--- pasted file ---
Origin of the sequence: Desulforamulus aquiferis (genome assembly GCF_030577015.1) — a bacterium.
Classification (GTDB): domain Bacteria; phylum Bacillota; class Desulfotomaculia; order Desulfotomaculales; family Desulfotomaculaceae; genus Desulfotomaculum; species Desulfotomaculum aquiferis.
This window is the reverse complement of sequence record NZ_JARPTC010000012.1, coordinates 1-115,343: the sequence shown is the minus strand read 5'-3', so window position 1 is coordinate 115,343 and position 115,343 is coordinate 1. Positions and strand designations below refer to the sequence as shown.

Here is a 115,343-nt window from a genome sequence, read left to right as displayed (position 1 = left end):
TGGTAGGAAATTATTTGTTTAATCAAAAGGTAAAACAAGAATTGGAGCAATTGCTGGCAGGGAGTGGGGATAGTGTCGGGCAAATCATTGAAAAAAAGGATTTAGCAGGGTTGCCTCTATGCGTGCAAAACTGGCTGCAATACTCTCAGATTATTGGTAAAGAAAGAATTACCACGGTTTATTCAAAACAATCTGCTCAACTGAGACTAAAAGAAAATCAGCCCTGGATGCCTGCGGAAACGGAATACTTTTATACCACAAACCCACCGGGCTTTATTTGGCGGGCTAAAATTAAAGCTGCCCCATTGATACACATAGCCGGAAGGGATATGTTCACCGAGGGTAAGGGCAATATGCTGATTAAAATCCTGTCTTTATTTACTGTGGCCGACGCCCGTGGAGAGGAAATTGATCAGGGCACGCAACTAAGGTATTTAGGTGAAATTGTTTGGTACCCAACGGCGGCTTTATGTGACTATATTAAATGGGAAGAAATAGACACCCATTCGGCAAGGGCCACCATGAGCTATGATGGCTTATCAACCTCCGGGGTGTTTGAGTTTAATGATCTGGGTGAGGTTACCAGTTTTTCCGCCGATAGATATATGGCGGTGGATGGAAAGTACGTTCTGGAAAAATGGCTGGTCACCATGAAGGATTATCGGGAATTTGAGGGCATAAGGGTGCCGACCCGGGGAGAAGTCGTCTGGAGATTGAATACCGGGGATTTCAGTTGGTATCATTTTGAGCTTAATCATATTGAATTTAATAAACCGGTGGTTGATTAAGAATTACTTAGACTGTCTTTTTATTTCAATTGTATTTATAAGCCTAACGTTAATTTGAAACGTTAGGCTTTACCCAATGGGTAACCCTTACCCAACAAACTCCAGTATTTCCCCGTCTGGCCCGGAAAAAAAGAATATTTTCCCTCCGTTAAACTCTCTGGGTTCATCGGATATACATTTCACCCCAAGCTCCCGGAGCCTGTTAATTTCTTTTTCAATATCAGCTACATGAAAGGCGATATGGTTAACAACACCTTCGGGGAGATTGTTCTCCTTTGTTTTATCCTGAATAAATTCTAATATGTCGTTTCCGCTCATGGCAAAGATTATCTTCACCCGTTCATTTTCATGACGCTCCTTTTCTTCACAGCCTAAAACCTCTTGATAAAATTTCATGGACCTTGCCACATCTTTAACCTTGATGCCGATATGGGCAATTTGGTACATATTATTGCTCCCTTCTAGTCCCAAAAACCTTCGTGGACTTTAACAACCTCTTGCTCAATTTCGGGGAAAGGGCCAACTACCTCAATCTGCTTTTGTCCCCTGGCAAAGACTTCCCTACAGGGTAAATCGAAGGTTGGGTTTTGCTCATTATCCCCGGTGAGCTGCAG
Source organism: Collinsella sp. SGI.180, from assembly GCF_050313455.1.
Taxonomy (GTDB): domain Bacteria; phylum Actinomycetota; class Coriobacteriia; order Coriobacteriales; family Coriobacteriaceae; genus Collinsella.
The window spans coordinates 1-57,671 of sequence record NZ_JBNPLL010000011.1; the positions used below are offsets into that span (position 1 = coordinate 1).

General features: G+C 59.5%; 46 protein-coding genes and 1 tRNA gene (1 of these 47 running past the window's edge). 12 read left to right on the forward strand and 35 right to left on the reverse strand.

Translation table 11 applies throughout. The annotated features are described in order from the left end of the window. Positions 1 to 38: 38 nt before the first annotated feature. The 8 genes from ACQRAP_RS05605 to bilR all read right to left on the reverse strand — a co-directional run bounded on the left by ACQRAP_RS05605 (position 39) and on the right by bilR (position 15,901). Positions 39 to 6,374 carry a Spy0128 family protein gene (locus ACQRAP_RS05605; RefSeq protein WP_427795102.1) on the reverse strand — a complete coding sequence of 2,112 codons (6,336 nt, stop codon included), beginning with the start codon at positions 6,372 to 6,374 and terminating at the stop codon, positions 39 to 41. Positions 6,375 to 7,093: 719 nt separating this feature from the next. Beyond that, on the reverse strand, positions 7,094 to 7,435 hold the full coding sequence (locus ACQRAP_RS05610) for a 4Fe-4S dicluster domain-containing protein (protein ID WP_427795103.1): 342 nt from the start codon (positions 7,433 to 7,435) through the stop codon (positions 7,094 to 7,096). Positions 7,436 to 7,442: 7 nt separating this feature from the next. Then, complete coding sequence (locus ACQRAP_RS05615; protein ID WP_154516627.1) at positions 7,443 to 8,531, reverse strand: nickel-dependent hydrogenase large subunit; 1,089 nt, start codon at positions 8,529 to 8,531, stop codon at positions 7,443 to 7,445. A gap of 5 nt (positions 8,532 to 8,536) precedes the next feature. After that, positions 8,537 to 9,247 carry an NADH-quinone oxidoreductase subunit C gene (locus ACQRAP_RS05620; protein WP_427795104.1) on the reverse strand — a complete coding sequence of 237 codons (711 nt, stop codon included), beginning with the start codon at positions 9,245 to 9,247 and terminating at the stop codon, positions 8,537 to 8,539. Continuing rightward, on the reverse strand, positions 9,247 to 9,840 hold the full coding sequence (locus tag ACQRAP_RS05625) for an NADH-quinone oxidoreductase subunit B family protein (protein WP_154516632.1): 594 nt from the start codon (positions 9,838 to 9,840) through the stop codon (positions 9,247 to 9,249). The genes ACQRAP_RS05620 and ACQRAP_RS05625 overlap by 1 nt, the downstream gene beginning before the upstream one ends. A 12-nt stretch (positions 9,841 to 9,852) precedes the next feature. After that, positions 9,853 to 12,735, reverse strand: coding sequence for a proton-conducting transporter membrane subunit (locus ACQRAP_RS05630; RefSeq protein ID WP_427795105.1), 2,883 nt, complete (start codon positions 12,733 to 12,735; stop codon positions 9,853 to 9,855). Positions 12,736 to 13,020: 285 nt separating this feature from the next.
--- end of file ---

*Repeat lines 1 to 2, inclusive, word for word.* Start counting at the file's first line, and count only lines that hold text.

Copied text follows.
Origin of the sequence: Desulforamulus aquiferis (genome assembly GCF_030577015.1) — a bacterium.
Classification (GTDB): domain Bacteria; phylum Bacillota; class Desulfotomaculia; order Desulfotomaculales; family Desulfotomaculaceae; genus Desulfotomaculum; species Desulfotomaculum aquiferis.